September 19, 2002
by Chris Feeney
What if you personally had to light more than 3,000 candles? No it's not Wanda's birthday cake either. Sorry that's my one brief attempt at humor in what otherwise will be a pretty somber story. It took a host of volunteers but on September 11, 2002 a total of 3,025 luminaries were lit as part of the Scotland County community's memorial service to remember those who lost their lives one year earlier during the terrorist attacks on America.
A near capacity crowd filled the stadium at Scotland County R-I High School as area residents gathered to commemorate the solemn occasion. Words were heard from local, state and national dignitaries as well as from our local religious leaders but nothing was as gripping as that winding walk down the labyrinth of luminaries. Sure 3,025 is an enormous number, and most of us realize that would be like wiping Memphis and much of the surrounding areas of Scotland County completely from the map. Still it took this marathon stroll down the path lighted by these memorial candles for it to sink in for me.
Maybe what made it even more emotional for me was the fact that I was holding my three-year old daughter's hand as we walked together down the path. She knew what the candles stood for so she didn't have much to say as we walked the labyrinth. It looked like fun to her until we started and then I think it hit her too because she asked me about the bad people that had done this. That thought scared her enough that she jumped into my arms and I carried her the rest of the way.
I comforted her by saying that I wouldn't ever let anything bad happen to her, a cure-all that seems to heal any fears for little ones as they have 100 percent confidence in mom and dad. At the same time her hug and her dependence on me brought dad back home from the mental journeys to New York City and the Pentagon where all this terror had occurred.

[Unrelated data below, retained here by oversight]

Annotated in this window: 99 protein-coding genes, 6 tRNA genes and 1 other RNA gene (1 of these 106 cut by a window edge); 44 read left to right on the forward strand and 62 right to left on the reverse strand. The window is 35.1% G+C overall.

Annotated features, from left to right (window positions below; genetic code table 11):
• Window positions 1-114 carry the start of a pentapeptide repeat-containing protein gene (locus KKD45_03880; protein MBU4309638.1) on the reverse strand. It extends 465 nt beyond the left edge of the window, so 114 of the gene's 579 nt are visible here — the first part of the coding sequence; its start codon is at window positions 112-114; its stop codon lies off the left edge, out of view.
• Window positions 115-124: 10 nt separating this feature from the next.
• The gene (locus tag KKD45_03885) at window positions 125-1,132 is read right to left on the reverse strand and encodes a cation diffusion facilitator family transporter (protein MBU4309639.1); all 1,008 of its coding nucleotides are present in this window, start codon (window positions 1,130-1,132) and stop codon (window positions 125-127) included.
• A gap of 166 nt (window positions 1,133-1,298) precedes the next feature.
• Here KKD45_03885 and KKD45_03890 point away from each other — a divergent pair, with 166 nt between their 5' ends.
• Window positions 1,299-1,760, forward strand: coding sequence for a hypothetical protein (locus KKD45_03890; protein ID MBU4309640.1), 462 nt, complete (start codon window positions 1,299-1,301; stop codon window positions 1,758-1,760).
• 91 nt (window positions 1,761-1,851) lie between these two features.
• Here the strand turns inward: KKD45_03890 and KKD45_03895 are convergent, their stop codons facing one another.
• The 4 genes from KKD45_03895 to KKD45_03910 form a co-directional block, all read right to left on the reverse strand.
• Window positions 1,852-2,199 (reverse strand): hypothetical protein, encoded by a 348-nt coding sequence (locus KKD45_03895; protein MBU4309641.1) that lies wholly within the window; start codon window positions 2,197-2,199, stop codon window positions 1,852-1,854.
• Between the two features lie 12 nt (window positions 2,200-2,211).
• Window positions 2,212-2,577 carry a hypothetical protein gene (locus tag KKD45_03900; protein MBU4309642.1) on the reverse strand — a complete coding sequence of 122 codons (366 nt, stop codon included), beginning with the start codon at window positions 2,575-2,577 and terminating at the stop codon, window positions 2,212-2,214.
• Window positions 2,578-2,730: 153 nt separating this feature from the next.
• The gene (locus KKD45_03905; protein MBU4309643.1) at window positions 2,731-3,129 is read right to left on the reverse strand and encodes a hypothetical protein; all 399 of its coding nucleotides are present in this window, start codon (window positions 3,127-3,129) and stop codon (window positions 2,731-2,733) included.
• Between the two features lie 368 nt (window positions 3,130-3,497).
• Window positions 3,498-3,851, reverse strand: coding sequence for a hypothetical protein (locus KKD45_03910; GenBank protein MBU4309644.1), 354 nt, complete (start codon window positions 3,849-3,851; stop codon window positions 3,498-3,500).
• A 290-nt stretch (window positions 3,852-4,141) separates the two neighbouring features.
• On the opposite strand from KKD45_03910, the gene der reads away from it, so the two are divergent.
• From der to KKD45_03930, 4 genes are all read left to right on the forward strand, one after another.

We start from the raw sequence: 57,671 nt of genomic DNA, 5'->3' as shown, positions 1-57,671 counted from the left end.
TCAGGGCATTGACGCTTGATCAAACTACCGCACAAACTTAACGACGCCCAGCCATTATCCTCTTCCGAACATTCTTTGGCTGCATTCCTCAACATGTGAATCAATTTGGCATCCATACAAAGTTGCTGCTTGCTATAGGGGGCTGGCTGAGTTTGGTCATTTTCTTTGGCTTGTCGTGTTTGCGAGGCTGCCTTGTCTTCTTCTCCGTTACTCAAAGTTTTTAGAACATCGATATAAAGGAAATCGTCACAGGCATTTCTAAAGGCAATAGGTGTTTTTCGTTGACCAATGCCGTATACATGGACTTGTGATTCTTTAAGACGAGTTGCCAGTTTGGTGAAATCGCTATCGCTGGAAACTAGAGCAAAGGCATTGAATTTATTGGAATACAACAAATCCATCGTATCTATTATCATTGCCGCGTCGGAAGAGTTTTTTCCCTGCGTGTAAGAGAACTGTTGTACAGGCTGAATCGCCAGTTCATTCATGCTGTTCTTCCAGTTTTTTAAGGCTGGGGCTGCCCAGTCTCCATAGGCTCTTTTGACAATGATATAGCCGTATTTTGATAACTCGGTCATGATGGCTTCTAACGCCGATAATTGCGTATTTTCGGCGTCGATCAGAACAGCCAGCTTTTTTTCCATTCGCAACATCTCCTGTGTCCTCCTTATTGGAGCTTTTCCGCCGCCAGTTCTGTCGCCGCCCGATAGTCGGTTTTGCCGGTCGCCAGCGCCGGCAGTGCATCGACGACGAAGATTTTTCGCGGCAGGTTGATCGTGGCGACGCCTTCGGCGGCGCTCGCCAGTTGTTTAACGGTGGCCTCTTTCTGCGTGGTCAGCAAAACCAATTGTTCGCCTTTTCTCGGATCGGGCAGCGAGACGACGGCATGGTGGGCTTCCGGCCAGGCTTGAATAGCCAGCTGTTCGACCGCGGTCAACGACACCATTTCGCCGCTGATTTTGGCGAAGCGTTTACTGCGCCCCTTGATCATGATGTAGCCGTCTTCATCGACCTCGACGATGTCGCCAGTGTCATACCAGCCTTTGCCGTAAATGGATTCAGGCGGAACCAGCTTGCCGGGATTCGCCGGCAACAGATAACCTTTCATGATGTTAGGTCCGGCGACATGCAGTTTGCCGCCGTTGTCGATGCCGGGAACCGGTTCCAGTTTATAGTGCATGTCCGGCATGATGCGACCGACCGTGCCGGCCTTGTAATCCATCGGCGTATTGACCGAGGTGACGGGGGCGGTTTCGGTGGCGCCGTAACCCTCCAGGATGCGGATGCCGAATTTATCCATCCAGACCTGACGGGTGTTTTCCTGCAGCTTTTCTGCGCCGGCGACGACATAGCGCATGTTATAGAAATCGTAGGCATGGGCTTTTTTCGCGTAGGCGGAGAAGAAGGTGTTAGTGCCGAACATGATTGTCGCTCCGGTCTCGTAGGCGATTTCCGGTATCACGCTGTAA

I kept hearing the words of Baptist Church Youth Minister Troy Barrett as he said "Gratitude is an attitude and it can become a lifestyle." As I walked down the path of remembrance for all those people that had died on September 11 I had my arms full of cause to be grateful. I looked back on that evening and found numerous other reasons to give thanks.
I am grateful to live in this wonderful community, that brought so many people out to show their patriotism and their grief caused by 9-11. I gave thanks as I looked up and saw my family sitting in the stands. I took pride when so many stood and offered their gratitude to my fellow public servants in the fire department as well as all other forms of volunteers.
There are so many emotions still floating around after the attack on our nation. Obviously we are angered by these cowardly atrocities carried out upon so many innocent people. Most are confused how murderers can try to justify their actions with religious doctrine. Some are afraid of what will happen next.
It is exactly at these times when so many forces are tugging at us from all directions that we need to pause and count our blessings. The old saying goes, you don't know what you've got until it's gone. Unfortunately, so many people were forced to realize this on September 11 when they had friends, family, co-workers and loved ones taken from them.